Video

    Video Pop-Up Art Comes to Your Living Room, Backyard and Elsewhere

    Around the world, independent artists and musicians wrestle with a common problem: where to exhibit or perform? Traditional spaces such as museums and galleries are reserved for bigger names, and renting a space is not feasible for many. Enter ArtsUp, which connects artists with venue owners. Whether it’s a living room, restaurant, office or even a boat, pop-up events are bringing music and art to unexpected places. Tina Trinh has more.
    Video

    Video With Yosemite as Backdrop, Obama Praises National Parks

    Last month, President Barack Obama and his family visited some of the most beautiful national parks in the U.S. Using the majestic backdrop of a towering waterfall in California's Yosemite National Park, Obama praised the national park system which celebrates its 100th anniversary this year. He talked about the importance of America’s “national treasures” and the need to protect them from climate change and other threats. VOA’s Julie Taboh reports.
    Video

    Video Counter-Islamic State Coalition Plots Next Steps

    As momentum shifts against Islamic State in Iraq, discussions are taking place about the next steps for driving the terrorist group from its final strongholds. Secretary of State John Kerry is hosting a counter-IS meeting at the State Department, a day after defense ministers from more than 30 countries reviewed and agreed upon a course of action. VOA Pentagon correspondent Carla Babb reports.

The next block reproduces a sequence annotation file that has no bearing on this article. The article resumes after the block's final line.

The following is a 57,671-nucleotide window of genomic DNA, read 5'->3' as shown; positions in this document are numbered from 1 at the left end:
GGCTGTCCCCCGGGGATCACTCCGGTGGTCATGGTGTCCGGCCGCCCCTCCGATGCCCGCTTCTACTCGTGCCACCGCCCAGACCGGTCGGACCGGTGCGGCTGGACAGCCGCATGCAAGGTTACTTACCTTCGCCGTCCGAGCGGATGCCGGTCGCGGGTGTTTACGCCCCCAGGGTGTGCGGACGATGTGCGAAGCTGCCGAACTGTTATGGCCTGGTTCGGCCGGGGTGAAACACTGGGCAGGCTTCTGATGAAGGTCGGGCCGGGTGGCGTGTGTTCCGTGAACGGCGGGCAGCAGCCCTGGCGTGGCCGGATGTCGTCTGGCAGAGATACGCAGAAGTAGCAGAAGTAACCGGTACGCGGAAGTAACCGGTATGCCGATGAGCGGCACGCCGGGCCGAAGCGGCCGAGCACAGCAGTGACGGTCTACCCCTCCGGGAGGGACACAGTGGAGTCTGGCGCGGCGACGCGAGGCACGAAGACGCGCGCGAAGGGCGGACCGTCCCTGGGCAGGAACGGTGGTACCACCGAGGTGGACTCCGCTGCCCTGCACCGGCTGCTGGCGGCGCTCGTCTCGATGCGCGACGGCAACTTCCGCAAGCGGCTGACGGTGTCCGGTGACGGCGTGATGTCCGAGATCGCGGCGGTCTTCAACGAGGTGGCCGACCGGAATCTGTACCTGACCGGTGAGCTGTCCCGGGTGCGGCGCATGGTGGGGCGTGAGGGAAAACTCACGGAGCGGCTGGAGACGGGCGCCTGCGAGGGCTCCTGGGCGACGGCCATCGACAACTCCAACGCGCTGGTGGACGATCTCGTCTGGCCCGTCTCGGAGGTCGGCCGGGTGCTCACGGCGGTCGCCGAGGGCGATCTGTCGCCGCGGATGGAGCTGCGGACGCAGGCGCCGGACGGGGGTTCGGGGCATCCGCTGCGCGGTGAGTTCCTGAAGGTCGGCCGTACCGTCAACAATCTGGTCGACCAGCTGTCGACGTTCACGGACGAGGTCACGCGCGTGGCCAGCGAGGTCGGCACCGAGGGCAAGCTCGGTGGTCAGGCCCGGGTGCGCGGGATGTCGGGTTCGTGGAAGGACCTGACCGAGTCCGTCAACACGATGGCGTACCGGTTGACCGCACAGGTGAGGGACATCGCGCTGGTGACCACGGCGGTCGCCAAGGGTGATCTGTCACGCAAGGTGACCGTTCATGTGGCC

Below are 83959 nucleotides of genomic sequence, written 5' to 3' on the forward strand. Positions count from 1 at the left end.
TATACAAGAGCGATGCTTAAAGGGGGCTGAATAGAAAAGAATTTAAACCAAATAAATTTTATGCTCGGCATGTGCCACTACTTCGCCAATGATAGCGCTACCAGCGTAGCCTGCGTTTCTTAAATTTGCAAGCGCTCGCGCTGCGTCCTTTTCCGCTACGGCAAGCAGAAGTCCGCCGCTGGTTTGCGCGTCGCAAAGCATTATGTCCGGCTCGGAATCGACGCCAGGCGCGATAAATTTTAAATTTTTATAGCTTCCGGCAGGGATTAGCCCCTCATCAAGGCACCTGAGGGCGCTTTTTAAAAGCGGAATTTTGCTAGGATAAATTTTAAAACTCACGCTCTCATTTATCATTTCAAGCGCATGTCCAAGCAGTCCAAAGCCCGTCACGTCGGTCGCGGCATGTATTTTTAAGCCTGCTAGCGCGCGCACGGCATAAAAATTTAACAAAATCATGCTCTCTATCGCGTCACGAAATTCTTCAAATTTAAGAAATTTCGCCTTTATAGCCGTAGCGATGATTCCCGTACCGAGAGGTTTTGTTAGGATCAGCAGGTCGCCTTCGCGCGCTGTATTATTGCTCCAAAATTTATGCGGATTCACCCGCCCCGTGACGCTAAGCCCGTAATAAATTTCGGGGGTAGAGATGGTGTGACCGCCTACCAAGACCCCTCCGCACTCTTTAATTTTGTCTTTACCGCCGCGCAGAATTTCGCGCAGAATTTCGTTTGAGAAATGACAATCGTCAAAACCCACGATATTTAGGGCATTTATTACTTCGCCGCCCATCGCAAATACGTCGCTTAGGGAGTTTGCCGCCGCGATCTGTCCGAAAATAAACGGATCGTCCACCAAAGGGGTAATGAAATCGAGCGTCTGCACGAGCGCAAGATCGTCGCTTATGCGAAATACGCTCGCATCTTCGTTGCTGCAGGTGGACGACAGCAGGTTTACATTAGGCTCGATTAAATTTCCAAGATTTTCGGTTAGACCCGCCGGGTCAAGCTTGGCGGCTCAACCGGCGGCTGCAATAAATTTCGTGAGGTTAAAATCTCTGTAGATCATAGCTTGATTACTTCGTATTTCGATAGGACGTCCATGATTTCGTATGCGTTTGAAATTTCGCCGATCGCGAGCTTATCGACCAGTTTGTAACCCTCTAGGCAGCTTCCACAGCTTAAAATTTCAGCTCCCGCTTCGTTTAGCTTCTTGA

Video

    Video Russia's Participation at Brazil Olympic Games Still In Question

    The International Olympic Committee has delayed a decision on whether to ban all Russian teams from competing in next month's Olympic Games in Brazil over allegations of an elaborate doping scheme. The World Anti-Doping Agency recently released an independent report alleging widespread doping by Russian athletes at the 2014 Winter Olympics in Sochi. So far, only Russian track and field athletes have been barred from the Summer Games in Brazil. VOA's Zlatica Hoke has more.
    Video

    Video Scotland’s Booming Whisky Industry Fears Brexit Hangover

    After Britain’s vote to leave the European Union, Scotland’s government wants to break away from the United Kingdom – fearing the nation’s exports are at risk. Among the biggest of these is whisky. Henry Ridgwell reports on a time of turmoil for those involved in the ancient art of distilling Scotland’s most famous product.
    Video

    Video Millennials Could Determine Who Wins Race to White House

    With only four months to go until Americans elect a new president, one group of voters is getting a lot more attention these days: those ages 18 to 35, a generation known as millennials. It’s a demographic that some analysts say could have the power to decide the 2016 election. But a lot depends on whether they actually turn out to vote. VOA’s Alexa Lamanna reports.

    Special Report

    Adrift The Invisible African Diaspora